100 being the median this graph proves that those with a higher IQ are more successful at avoiding such surveys.

  8. The eyeball check makes it look like there is a soft DIRECT correlation between IQ and welth:
    for lower income more dots have lower IQ (less than 100).
    For higher income more dots have higher IQ (more than 100).

  9. LaughingLoudly says:

    You all would be rich if you weren’t spending so much time worrying about trivia and commenting on them! ;-)

  10. David H. says:

    I don’t understand this…I’ll have my butler explain it to me later.

  11. Drew says:

    What a weird result — I would have assumed less of a connection between intelligence and income than intelligence and wealth (the importance of saving and the brilliance of compound interest etc.). It turns out the opposite is true.

  12. Helen says:

    I agree with the survey. I know some people with normal IQ that have higher income than the ones I know who have IQ that are above normal. I think it’s about our unique gifts which may be intellectually or physically.

  13. Brent Buckner says:

    Interesting stuff. By me, counter-intuitive to have a strong IQ-income relationship and weak IQ-wealth relationship. I see that data relies upon self-report – for the nonce I won’t move my priors much, but I’ll pay attention if I bump across follow-ups.

  14. NoteForBrent says:

    I had to read your comment twice to ‘get’ it. In British slang, nonce means a sex offender interested in children… 8-/

  15. Brent Buckner says:

    Thanks for the note, NoteForBrent. I suppose I’ll shift to “for now” or some other synonym.

  16. Charlie says:

    Some basketball and other sports players certainly aren’t as bright as other rich people, but they are a group of people who belong to high income earners. This should be sufficient enough to prove their study.

  17. Ian says:

    Many geniuses are in fields that don’t provide a very high income. Many PhDs are earning very little for the amount of work they put into earning their degree, namely post-docs. Post-docs sometimes earn less than the janitor. ;)
    ian

  18. jtollison78 says:

    I have that feeling that I must be missing something mindnumbingly simple, but it seems like those in the 1SD(115) area.
    Also, while noting that this may be representative of the average boomer, I still echo the compaint that the study is capped at $230k. It has the same feel as the intermittent recentering of the SAT in various attempts to make race or gender, or even real IQ, matter less. In this case, you might easily include those low IQ people who are concerned with wealth but unable to achieve it, while excluding smart people who are concerned with wealth and fall outside the graph.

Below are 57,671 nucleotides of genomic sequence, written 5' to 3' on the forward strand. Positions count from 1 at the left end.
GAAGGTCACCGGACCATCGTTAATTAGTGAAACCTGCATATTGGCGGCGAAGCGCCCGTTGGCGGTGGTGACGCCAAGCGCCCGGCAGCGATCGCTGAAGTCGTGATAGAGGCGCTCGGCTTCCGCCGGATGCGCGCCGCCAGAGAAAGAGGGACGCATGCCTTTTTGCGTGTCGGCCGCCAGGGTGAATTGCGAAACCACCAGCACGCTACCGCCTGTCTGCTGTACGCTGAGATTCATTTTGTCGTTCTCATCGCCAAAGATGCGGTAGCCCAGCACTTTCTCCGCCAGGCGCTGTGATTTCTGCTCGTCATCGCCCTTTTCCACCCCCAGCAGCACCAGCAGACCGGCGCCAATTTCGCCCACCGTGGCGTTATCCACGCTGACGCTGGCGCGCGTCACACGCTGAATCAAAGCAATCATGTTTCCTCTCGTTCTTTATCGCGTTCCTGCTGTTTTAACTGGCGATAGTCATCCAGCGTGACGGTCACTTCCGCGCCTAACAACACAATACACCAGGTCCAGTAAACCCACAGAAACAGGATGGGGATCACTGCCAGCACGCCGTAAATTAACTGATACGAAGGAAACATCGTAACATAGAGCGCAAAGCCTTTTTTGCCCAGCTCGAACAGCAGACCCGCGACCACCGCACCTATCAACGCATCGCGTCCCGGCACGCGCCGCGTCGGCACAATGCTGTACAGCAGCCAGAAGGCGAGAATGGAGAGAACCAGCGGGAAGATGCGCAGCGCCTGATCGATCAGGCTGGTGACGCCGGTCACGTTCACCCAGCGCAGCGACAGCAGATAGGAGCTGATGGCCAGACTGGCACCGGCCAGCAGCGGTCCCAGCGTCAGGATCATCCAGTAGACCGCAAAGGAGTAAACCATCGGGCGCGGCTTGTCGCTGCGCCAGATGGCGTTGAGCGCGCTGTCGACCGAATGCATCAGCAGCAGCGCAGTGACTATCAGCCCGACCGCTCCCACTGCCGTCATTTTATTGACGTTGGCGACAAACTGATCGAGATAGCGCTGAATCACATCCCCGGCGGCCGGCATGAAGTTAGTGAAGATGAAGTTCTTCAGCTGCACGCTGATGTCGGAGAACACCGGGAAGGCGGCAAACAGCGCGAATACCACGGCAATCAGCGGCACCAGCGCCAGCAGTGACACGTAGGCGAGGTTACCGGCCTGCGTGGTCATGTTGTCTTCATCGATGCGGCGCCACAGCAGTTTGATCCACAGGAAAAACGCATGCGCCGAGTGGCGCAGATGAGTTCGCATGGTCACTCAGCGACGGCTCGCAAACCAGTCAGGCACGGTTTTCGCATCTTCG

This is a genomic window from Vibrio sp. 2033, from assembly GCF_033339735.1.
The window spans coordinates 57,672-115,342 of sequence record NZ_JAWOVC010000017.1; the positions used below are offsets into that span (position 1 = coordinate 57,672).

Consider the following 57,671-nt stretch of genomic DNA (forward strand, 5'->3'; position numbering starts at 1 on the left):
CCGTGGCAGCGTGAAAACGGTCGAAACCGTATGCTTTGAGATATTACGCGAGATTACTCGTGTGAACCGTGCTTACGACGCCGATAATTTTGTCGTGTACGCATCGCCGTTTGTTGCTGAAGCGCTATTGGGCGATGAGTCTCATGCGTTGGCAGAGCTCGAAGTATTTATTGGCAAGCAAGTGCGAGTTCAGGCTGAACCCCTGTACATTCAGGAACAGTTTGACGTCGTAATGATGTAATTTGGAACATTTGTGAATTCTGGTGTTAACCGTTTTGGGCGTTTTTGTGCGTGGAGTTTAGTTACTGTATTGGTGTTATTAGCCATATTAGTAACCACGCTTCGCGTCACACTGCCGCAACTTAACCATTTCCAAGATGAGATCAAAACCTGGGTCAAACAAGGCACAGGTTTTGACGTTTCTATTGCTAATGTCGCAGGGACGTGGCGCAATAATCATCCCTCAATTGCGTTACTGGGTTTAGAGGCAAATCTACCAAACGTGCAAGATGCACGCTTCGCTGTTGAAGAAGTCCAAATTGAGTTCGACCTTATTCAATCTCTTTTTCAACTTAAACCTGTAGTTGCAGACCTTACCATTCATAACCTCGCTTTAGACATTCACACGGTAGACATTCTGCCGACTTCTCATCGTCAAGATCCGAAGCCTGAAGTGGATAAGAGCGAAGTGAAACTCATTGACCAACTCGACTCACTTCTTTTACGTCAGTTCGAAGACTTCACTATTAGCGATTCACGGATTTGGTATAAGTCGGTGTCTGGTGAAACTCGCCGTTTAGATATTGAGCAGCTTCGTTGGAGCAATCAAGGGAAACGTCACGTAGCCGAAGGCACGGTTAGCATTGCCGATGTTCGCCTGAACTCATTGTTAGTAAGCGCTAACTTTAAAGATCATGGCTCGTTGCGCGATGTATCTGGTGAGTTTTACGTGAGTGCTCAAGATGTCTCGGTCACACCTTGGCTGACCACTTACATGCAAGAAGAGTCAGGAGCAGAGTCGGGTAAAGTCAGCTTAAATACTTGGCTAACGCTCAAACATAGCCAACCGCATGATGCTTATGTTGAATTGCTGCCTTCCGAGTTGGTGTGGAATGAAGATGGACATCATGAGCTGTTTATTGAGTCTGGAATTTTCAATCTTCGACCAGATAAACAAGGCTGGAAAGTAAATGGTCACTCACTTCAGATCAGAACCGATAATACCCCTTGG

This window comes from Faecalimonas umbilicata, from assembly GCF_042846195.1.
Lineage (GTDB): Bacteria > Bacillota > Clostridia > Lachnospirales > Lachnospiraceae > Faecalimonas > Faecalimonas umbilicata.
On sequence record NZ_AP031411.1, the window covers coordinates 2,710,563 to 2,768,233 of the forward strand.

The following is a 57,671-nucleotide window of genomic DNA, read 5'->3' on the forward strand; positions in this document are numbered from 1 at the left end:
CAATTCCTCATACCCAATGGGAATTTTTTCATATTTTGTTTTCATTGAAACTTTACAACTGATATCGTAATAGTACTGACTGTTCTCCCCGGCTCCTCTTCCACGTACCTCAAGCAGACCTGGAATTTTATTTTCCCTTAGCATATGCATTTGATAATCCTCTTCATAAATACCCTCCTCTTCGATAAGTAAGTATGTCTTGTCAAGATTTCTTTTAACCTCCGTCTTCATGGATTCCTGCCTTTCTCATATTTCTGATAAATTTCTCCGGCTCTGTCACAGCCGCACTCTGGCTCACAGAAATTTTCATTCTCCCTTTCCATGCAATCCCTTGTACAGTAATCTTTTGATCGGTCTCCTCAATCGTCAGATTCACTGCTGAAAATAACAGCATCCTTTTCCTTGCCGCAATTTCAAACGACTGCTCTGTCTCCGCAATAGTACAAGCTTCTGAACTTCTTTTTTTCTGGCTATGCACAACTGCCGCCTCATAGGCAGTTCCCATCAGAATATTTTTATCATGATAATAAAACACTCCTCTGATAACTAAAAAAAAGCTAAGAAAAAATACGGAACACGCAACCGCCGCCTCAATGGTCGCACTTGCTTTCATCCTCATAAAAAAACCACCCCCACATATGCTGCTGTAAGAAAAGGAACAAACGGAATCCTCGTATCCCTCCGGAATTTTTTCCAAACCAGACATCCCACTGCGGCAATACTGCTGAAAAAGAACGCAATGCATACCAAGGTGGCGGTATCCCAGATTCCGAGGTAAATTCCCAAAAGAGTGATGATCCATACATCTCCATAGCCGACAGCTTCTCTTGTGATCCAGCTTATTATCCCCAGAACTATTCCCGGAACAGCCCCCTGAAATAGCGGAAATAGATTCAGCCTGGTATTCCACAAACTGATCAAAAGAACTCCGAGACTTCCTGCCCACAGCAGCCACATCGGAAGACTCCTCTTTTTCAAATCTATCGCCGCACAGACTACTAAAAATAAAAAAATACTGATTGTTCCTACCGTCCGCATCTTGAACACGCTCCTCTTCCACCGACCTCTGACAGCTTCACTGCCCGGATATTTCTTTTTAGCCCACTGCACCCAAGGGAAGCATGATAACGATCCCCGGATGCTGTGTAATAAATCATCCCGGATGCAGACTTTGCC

John

  19. jtollison78 says:

    Hmm, it seems like my opening comment above was cut short somewhere along the way:
    I have that feeling that I must be missing something mindnumbingly simple, but it seems like those in the 1SD(115) area.
    John

  20. jtollison78 says:

    frown, I think it’s reading some sort of HTML tag into my comment… let me rephrase.
    people with IQ less than 85 seems to have a disproportionate number of bad/mediocre outcomes if you look at the graph above when compared to those with IQ greater than 115. What am I missing?
    John

  21. Brent Buckner says:

    Ah. Comments by Mercy Vetsel at Greg Mankiw’s blog point out the issue with controlling for variables that are themselves highly correlated with IQ. Link

  22. anonymous says:

    One of my brothers has a 70 IQ, and he worked for the water department for 30 years. He had a repetitious job which met his learning needs. He was very successful
    I am in administration in educational technology. I make less than he did!
    My other brother had a 150 IQ. He could not hold a job.